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Mehdi Hosseini, Susquehanna Financial Group, LLLP, Research Division - Senior Analyst [8]

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Could this be an overhang or impact your future free cash flows?

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Gregory R. Beecher, Teradyne, Inc. - VP & Senior Advisor [9]

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No, I don't think so. No. I think, if anything, it helps our future free cash flows because it'll be a source of cash when we liquidate it. But we do need to have inventory for these short-cycle times Industrial Automation customers. The model has been 4 days, 3 days, 5 days, so we ship very quickly. And we expect the demand to increase second and third quarter quite considerably.

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Mehdi Hosseini, Susquehanna Financial Group, LLLP, Research Division - Senior Analyst [10]

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So is there a target of days of inventory that we could use to build a model, cash from operation and free cash flows?

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Gregory R. Beecher, Teradyne, Inc. - VP & Senior Advisor [11]

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We could try to do that offline. The tricky thing is there's different businesses who have inventory on the balance sheet and others don't. And sometimes new products are on our balance sheet and other times they're not. So it's a hodgepodge. We tend to look at inventory on and off the balance sheet. You can't see that. You only look at inventory on the balance sheet, so you kind of have part of the puzzle. But maybe offline, Andy and I can try to do that with you.

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Operator [12]

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And our next question comes from Vivek Arya with Bank of America Merrill Lynch.

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Vivek Arya, BofA Merrill Lynch, Research Division - Director [13]

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Good luck to Greg on his next adventure. First question on UR or actually on IA overall. For it to grow 35% to 40% this year implies a very steep ramp in the back half. I'm estimating over 50% half-over-half ramp versus what's been more like 25% to 30% growth in the second versus first half. So I'm curious how's your visibility into that second half? What are the risks and opportunities to hit your target growth this year?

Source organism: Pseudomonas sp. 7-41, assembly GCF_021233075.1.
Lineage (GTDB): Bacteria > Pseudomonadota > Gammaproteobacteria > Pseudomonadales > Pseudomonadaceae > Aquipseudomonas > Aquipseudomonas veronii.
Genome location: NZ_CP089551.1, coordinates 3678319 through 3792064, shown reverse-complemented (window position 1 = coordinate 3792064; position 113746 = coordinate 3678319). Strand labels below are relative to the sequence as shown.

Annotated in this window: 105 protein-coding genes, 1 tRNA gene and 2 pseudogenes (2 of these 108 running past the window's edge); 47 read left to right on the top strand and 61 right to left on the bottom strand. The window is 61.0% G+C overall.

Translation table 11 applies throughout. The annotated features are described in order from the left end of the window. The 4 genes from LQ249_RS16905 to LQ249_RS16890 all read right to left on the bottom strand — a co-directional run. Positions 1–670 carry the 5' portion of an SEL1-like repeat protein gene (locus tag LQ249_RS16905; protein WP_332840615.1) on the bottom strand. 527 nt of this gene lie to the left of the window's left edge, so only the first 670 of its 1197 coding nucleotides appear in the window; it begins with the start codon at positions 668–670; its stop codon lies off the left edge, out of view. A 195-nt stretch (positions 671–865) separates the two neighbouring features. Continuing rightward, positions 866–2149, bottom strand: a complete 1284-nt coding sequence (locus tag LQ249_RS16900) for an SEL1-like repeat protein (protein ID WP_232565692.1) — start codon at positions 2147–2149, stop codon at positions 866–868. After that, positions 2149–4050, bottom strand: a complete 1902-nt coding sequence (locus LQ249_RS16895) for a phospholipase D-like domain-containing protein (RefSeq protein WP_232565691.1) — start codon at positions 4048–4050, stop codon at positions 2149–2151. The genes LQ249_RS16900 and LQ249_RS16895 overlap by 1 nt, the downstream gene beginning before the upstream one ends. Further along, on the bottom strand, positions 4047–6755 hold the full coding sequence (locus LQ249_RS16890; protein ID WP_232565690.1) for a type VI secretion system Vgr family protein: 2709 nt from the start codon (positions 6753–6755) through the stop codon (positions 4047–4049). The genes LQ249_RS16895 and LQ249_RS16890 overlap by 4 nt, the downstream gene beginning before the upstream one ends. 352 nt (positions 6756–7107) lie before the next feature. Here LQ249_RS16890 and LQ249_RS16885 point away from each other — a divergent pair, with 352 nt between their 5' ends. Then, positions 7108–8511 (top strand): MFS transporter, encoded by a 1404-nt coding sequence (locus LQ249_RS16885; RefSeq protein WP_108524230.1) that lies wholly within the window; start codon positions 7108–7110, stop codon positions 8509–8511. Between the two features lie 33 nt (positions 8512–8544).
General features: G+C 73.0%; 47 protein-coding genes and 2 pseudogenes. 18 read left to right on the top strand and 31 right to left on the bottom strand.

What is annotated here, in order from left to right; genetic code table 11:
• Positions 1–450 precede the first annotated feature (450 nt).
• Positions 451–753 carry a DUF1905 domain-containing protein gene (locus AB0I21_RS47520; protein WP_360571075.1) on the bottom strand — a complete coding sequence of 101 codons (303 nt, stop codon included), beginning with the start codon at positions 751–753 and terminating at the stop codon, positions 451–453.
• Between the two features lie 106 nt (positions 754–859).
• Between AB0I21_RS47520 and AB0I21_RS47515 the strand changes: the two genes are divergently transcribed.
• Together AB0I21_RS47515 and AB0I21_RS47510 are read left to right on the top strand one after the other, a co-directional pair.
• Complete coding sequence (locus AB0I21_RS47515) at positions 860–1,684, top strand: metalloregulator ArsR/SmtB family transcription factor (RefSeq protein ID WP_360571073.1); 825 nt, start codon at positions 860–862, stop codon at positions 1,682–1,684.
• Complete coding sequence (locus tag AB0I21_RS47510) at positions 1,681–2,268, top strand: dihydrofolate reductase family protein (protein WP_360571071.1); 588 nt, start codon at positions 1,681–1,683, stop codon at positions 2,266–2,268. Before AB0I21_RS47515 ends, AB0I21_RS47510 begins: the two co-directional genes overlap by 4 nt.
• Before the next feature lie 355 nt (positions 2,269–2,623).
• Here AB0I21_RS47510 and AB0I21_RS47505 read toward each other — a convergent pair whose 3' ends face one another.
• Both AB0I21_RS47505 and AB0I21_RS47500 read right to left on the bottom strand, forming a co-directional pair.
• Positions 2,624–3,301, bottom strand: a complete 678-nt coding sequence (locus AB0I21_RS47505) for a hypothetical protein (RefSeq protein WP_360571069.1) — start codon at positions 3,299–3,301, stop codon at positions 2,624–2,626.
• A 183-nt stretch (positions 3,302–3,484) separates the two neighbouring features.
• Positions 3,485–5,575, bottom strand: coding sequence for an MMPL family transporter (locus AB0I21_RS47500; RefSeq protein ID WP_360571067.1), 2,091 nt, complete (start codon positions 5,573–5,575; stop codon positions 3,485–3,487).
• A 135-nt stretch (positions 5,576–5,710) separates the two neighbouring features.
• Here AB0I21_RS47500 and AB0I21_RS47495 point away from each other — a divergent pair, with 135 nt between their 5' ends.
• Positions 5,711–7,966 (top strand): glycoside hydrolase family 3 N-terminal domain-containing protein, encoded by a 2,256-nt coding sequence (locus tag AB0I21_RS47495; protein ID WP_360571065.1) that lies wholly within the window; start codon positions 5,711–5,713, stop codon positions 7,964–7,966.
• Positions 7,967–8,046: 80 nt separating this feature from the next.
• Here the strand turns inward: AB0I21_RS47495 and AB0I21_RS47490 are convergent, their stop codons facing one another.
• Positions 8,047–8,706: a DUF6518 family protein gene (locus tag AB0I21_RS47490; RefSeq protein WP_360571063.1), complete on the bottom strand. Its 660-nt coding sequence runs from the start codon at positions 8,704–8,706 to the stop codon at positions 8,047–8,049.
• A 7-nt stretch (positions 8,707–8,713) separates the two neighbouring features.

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Gregory R. Beecher, Teradyne, Inc. - VP & Senior Advisor [14]

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Okay. I think we outlined some of this last quarter that we do expect MiR to grow at about 100%. So that obviously gives -- MiR is much smaller than Universal Robots, but that gives us a lift. And for us to hit the 35% to 40% -- higher end of that 34% range we outlined, Universal Robots, we're looking at growing around 28%. So nothing has really changed there. So the things that we are focused on is we see -- we could be at the early stages of some larger enterprises doing deployment that would affect both MiR and Universal Robots. We see there's demographic trends in our favor. We see there's a new product, MiR1000. So there's a number of items that we think will help us as the year unfolds. But we think the target we have is very credible and we're often raising.

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Vivek Arya, BofA Merrill Lynch, Research Division - Director [15]

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Got it. And as a follow-up on 5G, what specifically about 5G creates the demand for additional testers? Like if you look at the 4G transition, what was that ramp like? And let's assume next year, only 5% of the smartphone market transitions to 5G. What does that imply just conceptually? I know it's early to guide next year, but what does that imply conceptually for the benefit to you from a test perspective?

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Mark E. Jagiela, Teradyne, Inc. - President, CEO & Director [16]

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Okay. So we've said that 5G, when it's fully up and deploying globally, which is probably around 2021 or 2022, will add somewhere around $400 million to $500 million of buying to the market, our markets, test markets. Teradyne's roughly 50% share in those segments, let's say, so we would expect, once it's up and peaking, that's the benefit we would see. But this penetration, the cellphones of millimeter wave is the key, the largest single portion of that $400 million to $500 million bump. That's not likely to start to be meaningful until 2021 and beyond. So next year's 5G millimeter wave handset test's additional revenue is handful tens of millions of dollars of impact probably out of that total.

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Operator [17]

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And our next question comes from Brian Chin with Stifel.

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Brian Edward Chin, Stifel, Nicolaus & Company, Incorporated, Research Division - Associate [18]

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Best wishes to you, Greg. First, just to confirm, did you say monthly UR sales from China has been picking up through March? And also, should Q1 represent the trough then in terms of year-over-year growth momentum for UR? When do you expect larger cobot deployments to really hit their stride in terms of shipments? And what does your current pipeline look like in terms of these larger-scale enterprises? And sorry for all the questions bunched up.